The new gaffer has acted quickly with putting his stamp on this under-performing Wanderers squad.

Experienced pros like Dane Massey, Dave Webster and Chris Lyons will be looking to add needed leadership to the ranks. Ian Ryan has raided his former employers by bringing in eight familiar faces from Wexford, including the likes of Luka Lovic, Conor Davis, Ger Shortt, and Conor Crowley.

Darren Craven from Longford Town, Max Murphy from Bohemians, Cole Omorehiomwan from Shamrock Rovers, and Jake Walker returning to the League of Ireland from Crumlin United round out the new recruits.

The likes of Hugh Douglas, Conor Clifford, Darragh Lynch, Paul Fox, Kevin Knight and Eoin McPhillips have all left during the off-season. With 18-year-old defender, Conor McManus getting a move to Premier League club Brentford during the January transfer window.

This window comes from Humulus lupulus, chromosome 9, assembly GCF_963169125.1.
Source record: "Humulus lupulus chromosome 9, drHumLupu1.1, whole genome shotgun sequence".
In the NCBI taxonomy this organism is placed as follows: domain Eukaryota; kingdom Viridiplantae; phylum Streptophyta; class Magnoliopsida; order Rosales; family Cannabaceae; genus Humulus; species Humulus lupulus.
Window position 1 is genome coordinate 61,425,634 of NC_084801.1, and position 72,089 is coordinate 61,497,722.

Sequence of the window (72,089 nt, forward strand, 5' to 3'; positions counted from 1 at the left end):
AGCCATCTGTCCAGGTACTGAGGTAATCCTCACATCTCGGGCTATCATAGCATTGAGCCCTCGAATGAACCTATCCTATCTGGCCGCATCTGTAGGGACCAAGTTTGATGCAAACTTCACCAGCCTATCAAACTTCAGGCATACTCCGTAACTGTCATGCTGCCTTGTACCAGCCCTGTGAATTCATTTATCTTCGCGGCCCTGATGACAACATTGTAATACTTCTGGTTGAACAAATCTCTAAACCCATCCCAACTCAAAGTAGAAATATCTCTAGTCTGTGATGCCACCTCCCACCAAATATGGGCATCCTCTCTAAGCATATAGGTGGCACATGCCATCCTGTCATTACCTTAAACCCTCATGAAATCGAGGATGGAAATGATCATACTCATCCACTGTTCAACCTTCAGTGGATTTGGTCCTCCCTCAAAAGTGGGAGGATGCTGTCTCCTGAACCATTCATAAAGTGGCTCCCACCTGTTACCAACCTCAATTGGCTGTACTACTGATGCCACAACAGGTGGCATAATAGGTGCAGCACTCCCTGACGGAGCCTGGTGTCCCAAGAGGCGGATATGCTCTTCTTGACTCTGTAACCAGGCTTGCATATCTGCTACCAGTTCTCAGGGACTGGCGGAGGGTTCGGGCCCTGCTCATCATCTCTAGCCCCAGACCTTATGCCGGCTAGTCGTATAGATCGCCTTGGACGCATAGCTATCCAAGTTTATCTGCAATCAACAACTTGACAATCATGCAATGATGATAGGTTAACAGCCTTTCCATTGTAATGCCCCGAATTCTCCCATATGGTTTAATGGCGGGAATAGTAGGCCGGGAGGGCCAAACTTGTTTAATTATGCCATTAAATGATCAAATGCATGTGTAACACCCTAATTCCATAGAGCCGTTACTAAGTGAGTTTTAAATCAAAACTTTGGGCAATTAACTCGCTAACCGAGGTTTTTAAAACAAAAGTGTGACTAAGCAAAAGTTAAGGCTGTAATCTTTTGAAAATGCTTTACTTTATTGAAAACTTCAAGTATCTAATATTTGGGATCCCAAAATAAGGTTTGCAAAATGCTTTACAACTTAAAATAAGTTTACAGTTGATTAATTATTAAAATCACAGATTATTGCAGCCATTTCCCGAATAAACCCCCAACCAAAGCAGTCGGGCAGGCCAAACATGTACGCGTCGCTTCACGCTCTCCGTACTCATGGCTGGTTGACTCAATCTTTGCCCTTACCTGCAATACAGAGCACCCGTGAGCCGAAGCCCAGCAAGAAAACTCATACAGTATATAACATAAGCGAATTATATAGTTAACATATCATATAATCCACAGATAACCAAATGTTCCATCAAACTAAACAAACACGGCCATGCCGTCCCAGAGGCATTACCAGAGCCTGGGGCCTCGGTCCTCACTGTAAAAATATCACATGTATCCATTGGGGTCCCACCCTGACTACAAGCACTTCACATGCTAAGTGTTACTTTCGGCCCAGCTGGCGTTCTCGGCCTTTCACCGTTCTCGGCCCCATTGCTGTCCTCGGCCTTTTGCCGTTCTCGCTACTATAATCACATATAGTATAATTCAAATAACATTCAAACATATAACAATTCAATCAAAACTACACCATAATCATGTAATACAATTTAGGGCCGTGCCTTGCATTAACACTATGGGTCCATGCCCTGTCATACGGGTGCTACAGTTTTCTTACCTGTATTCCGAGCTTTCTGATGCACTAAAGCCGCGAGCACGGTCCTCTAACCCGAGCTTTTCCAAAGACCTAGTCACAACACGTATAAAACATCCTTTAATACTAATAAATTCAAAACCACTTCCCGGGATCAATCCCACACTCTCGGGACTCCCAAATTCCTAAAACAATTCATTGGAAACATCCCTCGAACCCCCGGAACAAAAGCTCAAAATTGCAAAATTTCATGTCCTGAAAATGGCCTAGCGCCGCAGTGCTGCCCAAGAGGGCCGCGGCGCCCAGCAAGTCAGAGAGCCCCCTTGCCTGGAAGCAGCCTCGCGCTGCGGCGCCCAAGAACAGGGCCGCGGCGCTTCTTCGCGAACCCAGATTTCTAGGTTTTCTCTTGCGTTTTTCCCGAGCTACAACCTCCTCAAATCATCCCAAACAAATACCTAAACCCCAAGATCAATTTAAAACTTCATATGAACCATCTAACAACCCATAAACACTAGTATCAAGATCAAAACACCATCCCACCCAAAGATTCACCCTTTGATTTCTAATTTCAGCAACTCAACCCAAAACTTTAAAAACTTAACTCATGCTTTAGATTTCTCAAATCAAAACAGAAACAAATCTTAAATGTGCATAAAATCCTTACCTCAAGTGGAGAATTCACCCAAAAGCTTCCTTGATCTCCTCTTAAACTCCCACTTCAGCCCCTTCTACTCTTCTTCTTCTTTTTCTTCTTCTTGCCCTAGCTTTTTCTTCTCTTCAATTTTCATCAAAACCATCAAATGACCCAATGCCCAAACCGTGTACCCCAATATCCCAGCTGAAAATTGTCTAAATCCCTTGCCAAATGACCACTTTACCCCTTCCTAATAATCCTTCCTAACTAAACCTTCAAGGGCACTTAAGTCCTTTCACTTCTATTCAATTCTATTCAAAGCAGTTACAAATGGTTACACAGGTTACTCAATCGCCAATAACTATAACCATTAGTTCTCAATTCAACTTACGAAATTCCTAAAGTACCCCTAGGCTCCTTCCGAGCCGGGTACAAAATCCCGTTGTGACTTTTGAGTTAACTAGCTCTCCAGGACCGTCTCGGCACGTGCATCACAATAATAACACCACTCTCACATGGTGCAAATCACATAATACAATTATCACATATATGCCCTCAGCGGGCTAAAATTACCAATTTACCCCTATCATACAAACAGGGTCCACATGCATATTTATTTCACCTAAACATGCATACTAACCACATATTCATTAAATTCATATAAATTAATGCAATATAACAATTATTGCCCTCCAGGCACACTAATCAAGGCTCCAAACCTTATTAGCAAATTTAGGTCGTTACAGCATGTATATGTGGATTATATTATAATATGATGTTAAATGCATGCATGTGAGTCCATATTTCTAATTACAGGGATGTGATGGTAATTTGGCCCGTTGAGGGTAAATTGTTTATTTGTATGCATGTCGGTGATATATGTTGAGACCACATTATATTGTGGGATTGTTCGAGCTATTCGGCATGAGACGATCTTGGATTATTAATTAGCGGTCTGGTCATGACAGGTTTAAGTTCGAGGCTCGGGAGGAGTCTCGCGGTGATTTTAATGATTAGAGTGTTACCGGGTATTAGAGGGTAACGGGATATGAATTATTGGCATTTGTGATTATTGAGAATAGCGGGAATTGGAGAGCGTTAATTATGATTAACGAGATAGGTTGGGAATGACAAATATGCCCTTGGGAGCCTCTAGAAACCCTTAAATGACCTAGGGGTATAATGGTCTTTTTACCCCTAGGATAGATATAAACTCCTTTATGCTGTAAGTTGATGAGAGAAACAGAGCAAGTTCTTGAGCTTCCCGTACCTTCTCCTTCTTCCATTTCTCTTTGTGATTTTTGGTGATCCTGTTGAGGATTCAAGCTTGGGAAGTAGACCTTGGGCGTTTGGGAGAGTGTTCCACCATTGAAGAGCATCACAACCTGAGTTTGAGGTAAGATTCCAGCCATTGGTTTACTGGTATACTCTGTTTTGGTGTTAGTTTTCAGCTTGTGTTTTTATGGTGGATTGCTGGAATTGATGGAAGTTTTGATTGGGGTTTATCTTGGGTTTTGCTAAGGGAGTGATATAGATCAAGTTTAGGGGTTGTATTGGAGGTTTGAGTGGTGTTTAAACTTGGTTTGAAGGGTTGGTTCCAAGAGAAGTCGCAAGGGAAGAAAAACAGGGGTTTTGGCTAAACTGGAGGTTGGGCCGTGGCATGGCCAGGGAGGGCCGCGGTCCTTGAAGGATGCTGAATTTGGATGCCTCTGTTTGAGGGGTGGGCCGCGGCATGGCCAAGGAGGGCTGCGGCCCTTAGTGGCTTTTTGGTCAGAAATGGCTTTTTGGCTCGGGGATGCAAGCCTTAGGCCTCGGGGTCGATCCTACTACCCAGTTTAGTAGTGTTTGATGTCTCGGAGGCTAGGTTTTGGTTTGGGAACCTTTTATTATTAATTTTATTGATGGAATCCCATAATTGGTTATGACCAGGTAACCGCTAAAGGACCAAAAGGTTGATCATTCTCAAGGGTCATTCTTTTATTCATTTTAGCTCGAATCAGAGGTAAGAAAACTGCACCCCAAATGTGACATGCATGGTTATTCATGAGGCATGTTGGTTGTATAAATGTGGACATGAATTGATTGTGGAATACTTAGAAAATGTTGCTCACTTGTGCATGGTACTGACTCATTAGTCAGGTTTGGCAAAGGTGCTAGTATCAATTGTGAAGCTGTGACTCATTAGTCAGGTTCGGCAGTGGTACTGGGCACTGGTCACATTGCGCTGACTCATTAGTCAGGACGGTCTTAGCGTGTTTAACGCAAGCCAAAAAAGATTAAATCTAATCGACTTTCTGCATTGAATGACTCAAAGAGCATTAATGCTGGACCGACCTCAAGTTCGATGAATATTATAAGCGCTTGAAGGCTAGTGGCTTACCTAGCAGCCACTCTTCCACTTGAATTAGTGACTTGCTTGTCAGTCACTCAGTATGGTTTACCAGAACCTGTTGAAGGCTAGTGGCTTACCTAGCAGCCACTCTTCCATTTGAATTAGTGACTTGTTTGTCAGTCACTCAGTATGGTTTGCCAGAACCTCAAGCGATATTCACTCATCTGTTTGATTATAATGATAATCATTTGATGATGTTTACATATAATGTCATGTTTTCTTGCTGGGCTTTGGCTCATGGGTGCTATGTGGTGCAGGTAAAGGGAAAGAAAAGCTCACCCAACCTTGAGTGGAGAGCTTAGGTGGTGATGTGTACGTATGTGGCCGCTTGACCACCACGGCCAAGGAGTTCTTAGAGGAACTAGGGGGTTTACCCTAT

Only Callum Thompson, Jamie Callaghan, Zach Donohue, and goalkeeper, Stephen McGuinness remain on the books from the previous season, showing the extent of the rebuild job at hand.

How Will Bray Do In 2023?

The quality within the group has certainly taken a step-up in both the managerial hotseat, and on-field talent. If Ian Ryan can nurture a better atmosphere and environment within the group, this team has the capabilities to be nailing down one of those coveted play-off places.

Bookmakers have Waterford and Galway United as the front-runners for the league title, which is difficult to look past with their full-time arrangements. But, Bray Wanderers will surely improve on their final standing from their horrific 2022 run, while playing a much more attractive brand of football.

Not many will be doubting the ability of Ian Ryan, his background team and fresh batch of players in 2023.

However, when talking about the promises of improvement in multiple areas by Chairman Tony Richardson, we’ll revert back to a sentiment we used earlier, only time will tell.